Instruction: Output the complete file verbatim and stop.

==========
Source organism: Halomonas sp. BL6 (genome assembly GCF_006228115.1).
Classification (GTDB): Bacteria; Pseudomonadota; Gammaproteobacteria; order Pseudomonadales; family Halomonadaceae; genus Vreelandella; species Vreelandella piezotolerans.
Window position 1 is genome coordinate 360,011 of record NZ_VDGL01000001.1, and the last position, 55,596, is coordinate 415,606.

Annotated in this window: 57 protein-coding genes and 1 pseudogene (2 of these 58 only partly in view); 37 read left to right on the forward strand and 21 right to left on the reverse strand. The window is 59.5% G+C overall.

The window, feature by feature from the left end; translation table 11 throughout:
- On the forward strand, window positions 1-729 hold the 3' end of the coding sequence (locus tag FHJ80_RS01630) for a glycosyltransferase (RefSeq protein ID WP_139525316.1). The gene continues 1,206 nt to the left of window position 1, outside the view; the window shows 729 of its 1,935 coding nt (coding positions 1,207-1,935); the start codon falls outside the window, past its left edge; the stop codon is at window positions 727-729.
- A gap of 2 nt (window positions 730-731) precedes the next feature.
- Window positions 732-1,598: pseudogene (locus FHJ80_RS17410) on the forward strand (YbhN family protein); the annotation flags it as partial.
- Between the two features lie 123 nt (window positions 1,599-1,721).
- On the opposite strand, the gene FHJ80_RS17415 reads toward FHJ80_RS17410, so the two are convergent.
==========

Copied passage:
Source organism: Halomonas sp. BL6 (genome assembly GCF_006228115.1).
Classification (GTDB): Bacteria; Pseudomonadota; Gammaproteobacteria; order Pseudomonadales; family Halomonadaceae; genus Vreelandella; species Vreelandella piezotolerans.
Window position 1 is genome coordinate 360,011 of record NZ_VDGL01000001.1, and the last position, 55,596, is coordinate 415,606.

Annotated in this window: 57 protein-coding genes and 1 pseudogene (2 of these 58 only partly in view); 37 read left to right on the forward strand and 21 right to left on the reverse strand. The window is 59.5% G+C overall.

The window, feature by feature from the left end; translation table 11 throughout:
- On the forward strand, window positions 1-729 hold the 3' end of the coding sequence (locus tag FHJ80_RS01630) for a glycosyltransferase (RefSeq protein ID WP_139525316.1). The gene continues 1,206 nt to the left of window position 1, outside the view; the window shows 729 of its 1,935 coding nt (coding positions 1,207-1,935); the start codon falls outside the window, past its left edge; the stop codon is at window positions 727-729.
- A gap of 2 nt (window positions 730-731) precedes the next feature.
- Window positions 732-1,598: pseudogene (locus FHJ80_RS17410) on the forward strand (YbhN family protein); the annotation flags it as partial.
- Between the two features lie 123 nt (window positions 1,599-1,721).
- On the opposite strand, the gene FHJ80_RS17415 reads toward FHJ80_RS17410, so the two are convergent.